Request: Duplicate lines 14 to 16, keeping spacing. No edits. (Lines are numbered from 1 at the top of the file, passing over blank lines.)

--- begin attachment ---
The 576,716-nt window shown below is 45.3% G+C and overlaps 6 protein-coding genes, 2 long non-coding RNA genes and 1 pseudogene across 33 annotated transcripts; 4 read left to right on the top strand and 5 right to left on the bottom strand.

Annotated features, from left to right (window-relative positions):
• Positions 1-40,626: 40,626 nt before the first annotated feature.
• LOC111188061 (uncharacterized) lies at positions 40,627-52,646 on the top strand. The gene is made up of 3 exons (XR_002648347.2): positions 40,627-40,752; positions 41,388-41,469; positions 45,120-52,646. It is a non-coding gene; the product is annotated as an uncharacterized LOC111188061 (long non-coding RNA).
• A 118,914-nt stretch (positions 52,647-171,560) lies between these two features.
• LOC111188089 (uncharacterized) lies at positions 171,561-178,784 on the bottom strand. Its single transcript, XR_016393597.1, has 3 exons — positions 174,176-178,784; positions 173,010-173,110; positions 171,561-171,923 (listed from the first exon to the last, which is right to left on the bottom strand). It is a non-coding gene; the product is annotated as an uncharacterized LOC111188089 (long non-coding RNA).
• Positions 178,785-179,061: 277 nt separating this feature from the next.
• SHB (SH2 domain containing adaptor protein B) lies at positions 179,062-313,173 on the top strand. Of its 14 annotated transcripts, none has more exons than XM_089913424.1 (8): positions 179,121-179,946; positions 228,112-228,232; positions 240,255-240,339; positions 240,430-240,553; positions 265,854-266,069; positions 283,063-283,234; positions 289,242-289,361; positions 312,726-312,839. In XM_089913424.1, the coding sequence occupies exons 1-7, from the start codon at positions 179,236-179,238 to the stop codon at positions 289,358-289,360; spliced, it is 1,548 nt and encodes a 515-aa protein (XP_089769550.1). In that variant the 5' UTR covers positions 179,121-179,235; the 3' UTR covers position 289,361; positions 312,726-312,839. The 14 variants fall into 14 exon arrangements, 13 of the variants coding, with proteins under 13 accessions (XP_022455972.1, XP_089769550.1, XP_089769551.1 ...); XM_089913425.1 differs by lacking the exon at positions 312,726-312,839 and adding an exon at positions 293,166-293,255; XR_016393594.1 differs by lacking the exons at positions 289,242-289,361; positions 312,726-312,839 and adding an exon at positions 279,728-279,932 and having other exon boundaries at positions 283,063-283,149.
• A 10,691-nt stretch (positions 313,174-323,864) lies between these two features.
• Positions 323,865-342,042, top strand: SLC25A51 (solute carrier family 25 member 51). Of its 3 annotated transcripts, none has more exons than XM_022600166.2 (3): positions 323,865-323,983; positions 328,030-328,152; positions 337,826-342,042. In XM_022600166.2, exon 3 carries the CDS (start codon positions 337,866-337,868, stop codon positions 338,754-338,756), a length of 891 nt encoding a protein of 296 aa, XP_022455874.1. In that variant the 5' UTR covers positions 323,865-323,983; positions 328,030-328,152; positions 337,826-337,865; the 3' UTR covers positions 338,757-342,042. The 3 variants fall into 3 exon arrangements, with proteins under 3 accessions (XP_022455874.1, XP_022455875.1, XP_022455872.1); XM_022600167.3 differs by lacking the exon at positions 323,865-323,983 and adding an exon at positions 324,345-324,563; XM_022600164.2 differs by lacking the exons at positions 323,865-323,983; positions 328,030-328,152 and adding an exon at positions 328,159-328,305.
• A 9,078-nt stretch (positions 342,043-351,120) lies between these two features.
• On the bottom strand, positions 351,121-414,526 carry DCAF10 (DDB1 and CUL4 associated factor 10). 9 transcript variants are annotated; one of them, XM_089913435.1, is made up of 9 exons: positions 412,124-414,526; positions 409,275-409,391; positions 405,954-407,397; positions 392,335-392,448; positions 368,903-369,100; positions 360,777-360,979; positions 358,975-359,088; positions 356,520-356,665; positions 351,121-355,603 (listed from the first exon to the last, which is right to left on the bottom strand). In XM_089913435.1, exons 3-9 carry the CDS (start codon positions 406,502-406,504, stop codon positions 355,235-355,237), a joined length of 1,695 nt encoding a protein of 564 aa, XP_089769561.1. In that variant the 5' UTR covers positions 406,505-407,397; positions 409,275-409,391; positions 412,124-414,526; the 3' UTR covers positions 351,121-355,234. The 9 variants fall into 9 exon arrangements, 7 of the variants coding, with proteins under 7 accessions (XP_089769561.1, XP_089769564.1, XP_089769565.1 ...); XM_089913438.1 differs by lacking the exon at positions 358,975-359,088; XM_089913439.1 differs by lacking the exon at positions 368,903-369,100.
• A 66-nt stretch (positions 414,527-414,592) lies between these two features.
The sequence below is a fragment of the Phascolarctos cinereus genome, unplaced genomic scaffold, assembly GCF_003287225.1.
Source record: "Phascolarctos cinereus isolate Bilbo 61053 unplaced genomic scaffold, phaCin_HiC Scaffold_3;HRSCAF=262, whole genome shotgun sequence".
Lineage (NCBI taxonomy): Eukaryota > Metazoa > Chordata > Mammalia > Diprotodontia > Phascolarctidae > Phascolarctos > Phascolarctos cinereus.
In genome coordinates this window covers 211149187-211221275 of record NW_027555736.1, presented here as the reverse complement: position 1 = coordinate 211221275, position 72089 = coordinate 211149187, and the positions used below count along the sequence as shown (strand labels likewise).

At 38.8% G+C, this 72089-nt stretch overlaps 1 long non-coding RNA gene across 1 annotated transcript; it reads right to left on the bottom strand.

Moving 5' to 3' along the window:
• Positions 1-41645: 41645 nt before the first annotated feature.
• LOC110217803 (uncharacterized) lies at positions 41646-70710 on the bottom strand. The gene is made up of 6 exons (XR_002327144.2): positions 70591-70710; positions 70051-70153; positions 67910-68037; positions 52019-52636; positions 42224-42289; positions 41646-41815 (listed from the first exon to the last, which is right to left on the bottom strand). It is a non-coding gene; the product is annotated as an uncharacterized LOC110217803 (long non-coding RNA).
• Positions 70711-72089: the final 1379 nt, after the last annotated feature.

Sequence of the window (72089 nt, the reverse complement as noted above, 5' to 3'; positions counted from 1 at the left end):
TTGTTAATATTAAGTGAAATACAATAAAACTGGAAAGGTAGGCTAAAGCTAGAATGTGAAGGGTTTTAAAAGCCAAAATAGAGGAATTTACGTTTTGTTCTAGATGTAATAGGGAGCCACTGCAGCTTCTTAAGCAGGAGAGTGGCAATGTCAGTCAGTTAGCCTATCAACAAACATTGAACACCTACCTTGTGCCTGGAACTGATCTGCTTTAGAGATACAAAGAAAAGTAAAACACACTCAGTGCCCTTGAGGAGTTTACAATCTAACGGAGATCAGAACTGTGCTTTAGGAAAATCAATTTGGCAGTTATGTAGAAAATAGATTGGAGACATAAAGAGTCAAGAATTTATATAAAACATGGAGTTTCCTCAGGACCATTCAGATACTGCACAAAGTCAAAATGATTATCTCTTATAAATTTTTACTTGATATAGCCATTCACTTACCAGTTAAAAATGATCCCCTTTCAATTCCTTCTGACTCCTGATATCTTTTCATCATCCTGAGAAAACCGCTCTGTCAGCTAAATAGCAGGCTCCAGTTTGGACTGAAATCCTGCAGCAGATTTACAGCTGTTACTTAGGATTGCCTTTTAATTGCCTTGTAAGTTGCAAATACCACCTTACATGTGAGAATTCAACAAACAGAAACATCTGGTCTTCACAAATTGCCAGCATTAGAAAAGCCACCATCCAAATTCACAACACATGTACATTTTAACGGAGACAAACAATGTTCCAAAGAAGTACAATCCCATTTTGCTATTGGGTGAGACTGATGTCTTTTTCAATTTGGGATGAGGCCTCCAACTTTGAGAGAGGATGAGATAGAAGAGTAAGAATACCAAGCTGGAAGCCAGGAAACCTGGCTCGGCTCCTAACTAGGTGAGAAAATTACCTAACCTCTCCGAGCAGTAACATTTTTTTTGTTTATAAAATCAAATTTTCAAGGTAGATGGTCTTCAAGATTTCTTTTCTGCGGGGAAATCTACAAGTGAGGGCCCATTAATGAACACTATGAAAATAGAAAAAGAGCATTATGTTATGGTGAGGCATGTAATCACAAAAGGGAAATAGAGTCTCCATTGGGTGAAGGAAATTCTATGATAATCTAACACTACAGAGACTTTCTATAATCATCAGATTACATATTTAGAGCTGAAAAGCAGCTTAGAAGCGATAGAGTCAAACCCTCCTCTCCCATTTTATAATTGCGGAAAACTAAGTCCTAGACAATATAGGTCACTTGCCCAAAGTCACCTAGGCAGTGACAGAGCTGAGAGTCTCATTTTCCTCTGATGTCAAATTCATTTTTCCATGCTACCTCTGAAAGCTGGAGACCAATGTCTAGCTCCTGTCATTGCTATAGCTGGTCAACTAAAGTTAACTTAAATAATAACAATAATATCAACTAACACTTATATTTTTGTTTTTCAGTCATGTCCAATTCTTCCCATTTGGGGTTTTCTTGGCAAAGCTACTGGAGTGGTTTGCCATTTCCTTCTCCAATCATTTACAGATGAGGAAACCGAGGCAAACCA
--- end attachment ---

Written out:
The sequence below is a fragment of the Phascolarctos cinereus genome, unplaced genomic scaffold, assembly GCF_003287225.1.
Source record: "Phascolarctos cinereus isolate Bilbo 61053 unplaced genomic scaffold, phaCin_HiC Scaffold_3;HRSCAF=262, whole genome shotgun sequence".
Lineage (NCBI taxonomy): Eukaryota > Metazoa > Chordata > Mammalia > Diprotodontia > Phascolarctidae > Phascolarctos > Phascolarctos cinereus.